The Guilt Behind Watching Football

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In light of the upcoming season, Will Leitch writes about the well documented cruelty of the NFL for New York Magazine:

Leitch, although unsure of how his fandom will be affected, makes valid points against watching a sport in which players risk their future health:

“Baseball’s spring training is all about the smell of freshly cut grass, about renewal, about being eternally young, about hope. Football’s training camp is about fighting for your right to exist, about weeding out the weak, about grueling two-a-days, about a boot camp where you’re expected to run until you puke and then get back up and run some more. It is about destroying yourself in order to live.”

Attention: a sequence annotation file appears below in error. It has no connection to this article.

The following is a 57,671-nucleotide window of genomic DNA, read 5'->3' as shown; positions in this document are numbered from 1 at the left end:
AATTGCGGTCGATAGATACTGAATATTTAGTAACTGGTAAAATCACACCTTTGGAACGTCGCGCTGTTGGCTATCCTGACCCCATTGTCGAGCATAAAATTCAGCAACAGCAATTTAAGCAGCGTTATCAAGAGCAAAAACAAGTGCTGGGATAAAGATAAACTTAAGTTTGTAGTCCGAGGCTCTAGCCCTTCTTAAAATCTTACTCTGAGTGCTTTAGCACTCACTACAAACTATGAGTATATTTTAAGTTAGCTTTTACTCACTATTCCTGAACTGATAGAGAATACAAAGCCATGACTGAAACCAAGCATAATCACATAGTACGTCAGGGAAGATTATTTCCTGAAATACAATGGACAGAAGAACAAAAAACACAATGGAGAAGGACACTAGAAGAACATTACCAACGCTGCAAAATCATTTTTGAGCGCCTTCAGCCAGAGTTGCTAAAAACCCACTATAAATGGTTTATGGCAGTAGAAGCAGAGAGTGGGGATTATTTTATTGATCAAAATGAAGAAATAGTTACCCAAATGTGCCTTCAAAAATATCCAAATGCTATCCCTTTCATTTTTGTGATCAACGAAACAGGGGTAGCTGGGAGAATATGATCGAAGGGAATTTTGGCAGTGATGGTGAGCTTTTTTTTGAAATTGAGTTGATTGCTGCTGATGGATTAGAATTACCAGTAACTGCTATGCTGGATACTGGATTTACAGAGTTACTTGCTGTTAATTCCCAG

The brutal violence of the sport has been garnering more and more attention from sports commentators and players themselves. Specifically, the issue of multiple concussions threatening the future well-being of players:

“Last May, Jets linebacker Bart Scott said something curious. ‘I don’t want my son to play football,” Scott said. “I play football so he won’t have to. With what is going on, I don’t know if it’s really worth it … I don’t want to have to deal with him getting a concussion and what it would be like later in life.'”

 


Jack Taylor is a Rumpus Intern, gangly fellow, and Steal the Bacon enthusiast. More from this author →